The Strategy of Crazy
Why did President Putin suddenly and unexpectedly announce last week that Russia was pulling its armed forces out of Syria? It was an announcement that took every political commentator by surprise, and subsequently there were as many theories to explain the situation as there were commentators.
Maybe he was bluffing, and not really pulling out at all. Maybe he couldn’t sustain the war effort financially. Maybe it was playing badly to his domestic audience. Maybe he had become irritated that the man he was supporting, President Assad, had become too arrogant after he discovered that Russia was to be an active ally. Maybe he saw this as a way of forcing Assad to be better behaved at the imminent peace talks in Geneva. Maybe it was a conciliatory sign to the rebel forces in Syria, and to their Western allies. Maybe he is just a bit crazy and irrational.
This last explanation is not as starkly naïve as it looks on paper. In a recent article in The Atlantic magazine there is a passage which reflects this ‘Crazy’ theory. President Obama talks in an interview with journalist Jeffrey Goldberg. When discussing his foreign policy he says that his critics comment that ”…..the President doesn’t exploit ambiguity enough. He doesn’t react in ways which might cause people to thinkWow, this guy might be a little crazy.”
Elsewhere in the article an example is given of President Obama acting a little crazy, at least in the eyes of his advisers. After reports surfaced in 2012 that President Assad had an arsenal of chemical weapons President Obama gave a clear warning – use of these weapons by Assad on his civilian population was a ‘red line’, which if crossed would cause the US to take military action. And yet in August 2013 when accounts were verified of the use of sarin in the Damascus suburb of Ghouta which killed several hundred, if not thousands of civilians, President Obama did not implement the sanction, and was widely condemned by his advisers and by the press who thought his decision was crazy. Instead, through diplomatic channels, he pushed for an agreement to remove all chemical weapons from Syria, and that is what happened.
There may have been many contributory reasons. In the UK Members of Parliament had a few days earlier voted not to extend military action into Syria. He knew that in the US there was similarly little appetite for a conflict which would have been additional to the ones US troops were already conducting in Afghanistan and Iraq. But his foreign policy advisers had a simple message for him – if you draw a red-line and the other side cross it you MUST follow through with the sanction or you will be forever damaged. In the Atlantic article he reveals his different view – that when the conventional playbook dictates a certain course of action, playing ‘crazy’ and doing something completely different is sometimes the better option.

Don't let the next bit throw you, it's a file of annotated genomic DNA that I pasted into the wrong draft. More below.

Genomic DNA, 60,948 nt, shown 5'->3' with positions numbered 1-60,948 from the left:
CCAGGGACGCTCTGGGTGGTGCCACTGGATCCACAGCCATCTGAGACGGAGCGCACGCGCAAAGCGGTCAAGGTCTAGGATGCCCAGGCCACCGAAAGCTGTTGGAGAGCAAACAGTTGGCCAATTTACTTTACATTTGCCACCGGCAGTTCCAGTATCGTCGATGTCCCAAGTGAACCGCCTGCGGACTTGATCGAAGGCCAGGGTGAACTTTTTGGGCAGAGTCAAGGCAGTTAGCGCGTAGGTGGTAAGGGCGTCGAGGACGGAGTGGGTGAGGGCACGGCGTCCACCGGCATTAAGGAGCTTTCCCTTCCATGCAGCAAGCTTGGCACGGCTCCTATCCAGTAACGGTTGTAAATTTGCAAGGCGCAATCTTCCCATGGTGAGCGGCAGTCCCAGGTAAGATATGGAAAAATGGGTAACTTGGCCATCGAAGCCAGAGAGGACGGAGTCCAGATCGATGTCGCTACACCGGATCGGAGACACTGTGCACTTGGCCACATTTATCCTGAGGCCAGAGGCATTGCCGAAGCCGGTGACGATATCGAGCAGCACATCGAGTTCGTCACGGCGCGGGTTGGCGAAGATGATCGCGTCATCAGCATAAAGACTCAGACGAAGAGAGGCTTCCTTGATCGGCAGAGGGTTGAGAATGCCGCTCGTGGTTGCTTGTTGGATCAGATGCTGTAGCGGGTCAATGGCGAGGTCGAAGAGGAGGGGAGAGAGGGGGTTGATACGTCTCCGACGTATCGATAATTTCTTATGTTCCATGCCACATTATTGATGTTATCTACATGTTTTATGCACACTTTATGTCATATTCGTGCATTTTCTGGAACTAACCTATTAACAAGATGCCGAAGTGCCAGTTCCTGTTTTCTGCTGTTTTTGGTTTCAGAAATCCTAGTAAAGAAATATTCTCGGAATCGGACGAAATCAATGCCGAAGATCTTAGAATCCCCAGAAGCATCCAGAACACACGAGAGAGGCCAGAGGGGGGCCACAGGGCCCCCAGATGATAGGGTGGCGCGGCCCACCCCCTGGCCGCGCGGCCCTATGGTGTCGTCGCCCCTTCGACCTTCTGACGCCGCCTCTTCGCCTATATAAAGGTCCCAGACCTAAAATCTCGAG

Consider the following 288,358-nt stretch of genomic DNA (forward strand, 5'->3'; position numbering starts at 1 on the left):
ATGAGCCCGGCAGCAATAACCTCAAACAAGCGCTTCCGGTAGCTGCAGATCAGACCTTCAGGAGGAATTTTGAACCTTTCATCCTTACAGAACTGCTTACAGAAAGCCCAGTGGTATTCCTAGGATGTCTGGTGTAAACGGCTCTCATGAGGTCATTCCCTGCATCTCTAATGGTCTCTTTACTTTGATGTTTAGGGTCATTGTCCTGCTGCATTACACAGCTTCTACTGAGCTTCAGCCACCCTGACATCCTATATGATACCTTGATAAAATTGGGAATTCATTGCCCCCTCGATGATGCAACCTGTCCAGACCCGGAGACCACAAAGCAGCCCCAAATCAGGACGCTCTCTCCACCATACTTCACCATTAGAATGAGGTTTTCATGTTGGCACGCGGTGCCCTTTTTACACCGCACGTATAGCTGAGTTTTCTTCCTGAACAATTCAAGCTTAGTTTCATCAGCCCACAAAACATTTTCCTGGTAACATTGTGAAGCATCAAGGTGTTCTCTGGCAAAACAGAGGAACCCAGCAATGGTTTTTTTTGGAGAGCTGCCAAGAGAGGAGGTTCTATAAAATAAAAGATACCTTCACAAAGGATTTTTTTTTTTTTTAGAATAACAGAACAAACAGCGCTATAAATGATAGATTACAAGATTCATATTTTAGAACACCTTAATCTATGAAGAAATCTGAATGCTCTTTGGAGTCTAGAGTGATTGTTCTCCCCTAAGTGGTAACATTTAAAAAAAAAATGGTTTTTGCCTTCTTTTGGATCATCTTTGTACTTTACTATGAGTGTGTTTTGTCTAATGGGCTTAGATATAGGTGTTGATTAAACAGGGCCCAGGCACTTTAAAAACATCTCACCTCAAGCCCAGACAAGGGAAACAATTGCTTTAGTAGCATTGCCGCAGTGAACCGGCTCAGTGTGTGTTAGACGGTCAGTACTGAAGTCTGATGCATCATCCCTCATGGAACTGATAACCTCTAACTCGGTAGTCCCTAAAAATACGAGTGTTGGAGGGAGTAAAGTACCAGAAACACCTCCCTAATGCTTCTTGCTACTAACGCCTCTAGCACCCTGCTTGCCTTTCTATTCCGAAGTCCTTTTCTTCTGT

The red-line catechism is basic to every negotiator. Sanctions which are threatened in a negotiation have to be delivered if the circumstances trigger them, otherwise future threats will never be believed again, and power shifts as a result. Common commercial examples include failure to implement penalties for late payment, or to press for cancellation penalties.
But acting a little crazy occasionally plays to another negotiating strategy which also has benefits – the use of surprise. When behaviour is predictable negotiating power is also reduced. I once advised a mail order catalogue company who charged their suppliers a print fee for appearing in the catalogue. The fee was standard, so the suppliers simply added it to their pricing. We suggested varying way the fee was charged – sometimes based on sales volume, sometimes on exclusivity, sometimes as a flat rate, plus not announcing the method of charging until the negotiations had started. Our client saw better pricing as a result.
President Obama figured that the cost of exerting the sanction was too high both in terms of potential military casualties and domestic disapproval, but also that acting a little crazy would maybe kick start a different resolution. It also left world-stage players wondering what he might do next. President Putin’s pull-out announcement last week appears equally bizarre and maybe more than a little crazy.
Maybe for the same reason.
About the author:
My background is sales and marketing. I read Law at University and worked for 2 major packaging companies for 13 years in sales and sales management. I joined John McMillan and Scotwork in 1984. For the next 25 years together with our colleagues we delivered training and consulting, built the global business and developed the Scotwork product portfolio.